HHLA subsidiary CTD Container-Transport-Dienst, which carries out a large proportion of the container transfers between the different terminals and depots at the Port of Hamburg, sees the waterways an important alternative for the future.
“Transporting containers on inland water vessels is not only a cost-effective and environmentally-friendly solution but we also manage and assume custody of the containers on the customer’s behalf. If they wish, we can even put the containers on a train to take them out to the hinterland,” said Ralph Frankenstein, CTD’s managing director.
He added that CTD, together with its partner, the Deutsche Binnenreederei (DBR), is actively seeking out containers that are suitable for barge transport, including very heavy, 20-foot containers and multiple containers that need to be taken on similar routes.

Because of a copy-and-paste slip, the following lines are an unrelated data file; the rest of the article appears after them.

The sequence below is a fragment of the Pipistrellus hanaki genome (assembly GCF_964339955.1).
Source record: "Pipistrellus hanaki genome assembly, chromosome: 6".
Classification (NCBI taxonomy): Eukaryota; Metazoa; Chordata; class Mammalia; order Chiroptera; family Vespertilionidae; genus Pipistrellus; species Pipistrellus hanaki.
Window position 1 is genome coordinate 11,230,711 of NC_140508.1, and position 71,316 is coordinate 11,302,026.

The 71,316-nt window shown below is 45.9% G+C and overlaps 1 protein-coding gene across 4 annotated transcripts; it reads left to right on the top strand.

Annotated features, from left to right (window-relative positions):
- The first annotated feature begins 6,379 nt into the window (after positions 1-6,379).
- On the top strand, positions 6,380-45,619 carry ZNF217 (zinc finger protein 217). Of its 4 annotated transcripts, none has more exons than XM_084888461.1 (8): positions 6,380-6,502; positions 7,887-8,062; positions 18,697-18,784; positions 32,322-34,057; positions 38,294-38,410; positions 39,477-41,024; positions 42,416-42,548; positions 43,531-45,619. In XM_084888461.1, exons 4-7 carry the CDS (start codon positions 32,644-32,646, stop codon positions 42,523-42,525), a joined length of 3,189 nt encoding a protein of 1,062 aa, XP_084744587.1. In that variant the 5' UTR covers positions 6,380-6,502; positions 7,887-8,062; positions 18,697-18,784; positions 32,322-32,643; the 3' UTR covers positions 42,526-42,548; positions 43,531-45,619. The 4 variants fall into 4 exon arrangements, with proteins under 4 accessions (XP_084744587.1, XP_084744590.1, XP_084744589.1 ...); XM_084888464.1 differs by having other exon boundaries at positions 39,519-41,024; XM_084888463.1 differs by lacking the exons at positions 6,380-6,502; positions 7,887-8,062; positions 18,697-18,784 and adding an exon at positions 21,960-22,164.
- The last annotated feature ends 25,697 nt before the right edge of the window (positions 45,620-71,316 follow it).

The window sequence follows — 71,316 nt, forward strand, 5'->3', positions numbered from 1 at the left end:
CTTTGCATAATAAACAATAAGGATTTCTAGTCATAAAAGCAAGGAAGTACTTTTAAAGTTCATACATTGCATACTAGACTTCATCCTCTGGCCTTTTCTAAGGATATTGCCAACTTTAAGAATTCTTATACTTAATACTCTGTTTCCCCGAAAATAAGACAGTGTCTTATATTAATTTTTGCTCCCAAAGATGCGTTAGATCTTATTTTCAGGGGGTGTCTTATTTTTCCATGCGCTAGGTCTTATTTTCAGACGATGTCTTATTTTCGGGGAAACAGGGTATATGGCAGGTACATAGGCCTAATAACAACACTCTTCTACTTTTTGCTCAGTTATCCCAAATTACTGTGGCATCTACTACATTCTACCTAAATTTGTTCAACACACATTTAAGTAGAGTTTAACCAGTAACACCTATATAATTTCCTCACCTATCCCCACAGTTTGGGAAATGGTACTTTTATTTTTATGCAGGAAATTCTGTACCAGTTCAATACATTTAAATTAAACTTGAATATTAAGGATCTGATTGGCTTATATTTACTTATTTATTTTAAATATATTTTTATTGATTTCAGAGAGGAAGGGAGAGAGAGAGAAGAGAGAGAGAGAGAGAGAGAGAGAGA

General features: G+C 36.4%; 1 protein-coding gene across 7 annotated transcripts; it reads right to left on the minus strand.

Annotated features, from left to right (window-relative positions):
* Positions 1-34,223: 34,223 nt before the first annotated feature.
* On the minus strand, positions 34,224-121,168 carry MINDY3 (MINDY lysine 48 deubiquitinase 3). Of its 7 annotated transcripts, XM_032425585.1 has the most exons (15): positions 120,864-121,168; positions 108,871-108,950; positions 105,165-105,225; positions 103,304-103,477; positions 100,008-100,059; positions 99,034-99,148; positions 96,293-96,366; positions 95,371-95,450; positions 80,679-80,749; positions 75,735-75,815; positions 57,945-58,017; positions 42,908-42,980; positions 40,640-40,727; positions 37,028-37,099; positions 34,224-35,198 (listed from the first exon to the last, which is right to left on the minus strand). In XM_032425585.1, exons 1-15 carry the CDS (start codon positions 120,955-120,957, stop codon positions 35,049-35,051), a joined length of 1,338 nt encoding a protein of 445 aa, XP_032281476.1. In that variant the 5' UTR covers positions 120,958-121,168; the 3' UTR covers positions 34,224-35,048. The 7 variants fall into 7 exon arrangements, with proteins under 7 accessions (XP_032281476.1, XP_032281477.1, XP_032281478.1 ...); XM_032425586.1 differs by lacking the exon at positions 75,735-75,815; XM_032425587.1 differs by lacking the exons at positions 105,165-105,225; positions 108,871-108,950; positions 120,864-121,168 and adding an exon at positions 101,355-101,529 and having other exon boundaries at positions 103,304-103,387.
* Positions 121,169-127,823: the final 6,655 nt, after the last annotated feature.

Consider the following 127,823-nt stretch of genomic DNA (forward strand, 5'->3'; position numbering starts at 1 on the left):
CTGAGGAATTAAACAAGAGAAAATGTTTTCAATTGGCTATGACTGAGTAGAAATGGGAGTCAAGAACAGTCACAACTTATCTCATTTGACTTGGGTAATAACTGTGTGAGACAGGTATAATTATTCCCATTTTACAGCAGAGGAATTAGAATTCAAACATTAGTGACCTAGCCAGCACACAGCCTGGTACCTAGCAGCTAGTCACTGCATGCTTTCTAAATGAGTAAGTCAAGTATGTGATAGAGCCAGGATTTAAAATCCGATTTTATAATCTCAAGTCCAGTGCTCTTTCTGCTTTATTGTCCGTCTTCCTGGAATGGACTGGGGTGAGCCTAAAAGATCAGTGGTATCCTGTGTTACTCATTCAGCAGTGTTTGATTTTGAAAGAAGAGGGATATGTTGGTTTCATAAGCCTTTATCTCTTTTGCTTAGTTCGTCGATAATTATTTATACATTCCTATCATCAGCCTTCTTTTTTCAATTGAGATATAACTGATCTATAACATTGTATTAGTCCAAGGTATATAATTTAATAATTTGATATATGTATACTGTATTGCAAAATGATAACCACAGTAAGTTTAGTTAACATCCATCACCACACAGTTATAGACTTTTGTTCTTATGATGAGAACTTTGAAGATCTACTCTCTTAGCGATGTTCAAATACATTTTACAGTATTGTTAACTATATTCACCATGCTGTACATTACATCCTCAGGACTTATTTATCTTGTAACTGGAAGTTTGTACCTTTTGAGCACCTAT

DBR uses inland water vessels which don’t have any of their own propulsion. They are loaded at the quayside and then they are picked up by a pushed barge to be transported together as a fleet.
Although the majority of transfers are still carried out by trucks, in May 2017, CTD transported 1,058 of its 14,469 containers using these vessels. This amounts to 7.2%, a record high for the company.
Of all of the transfers it completed in the first half of 2017, an average of 6.4% utilised inland vessels, 4% higher than in the first half of 2016.
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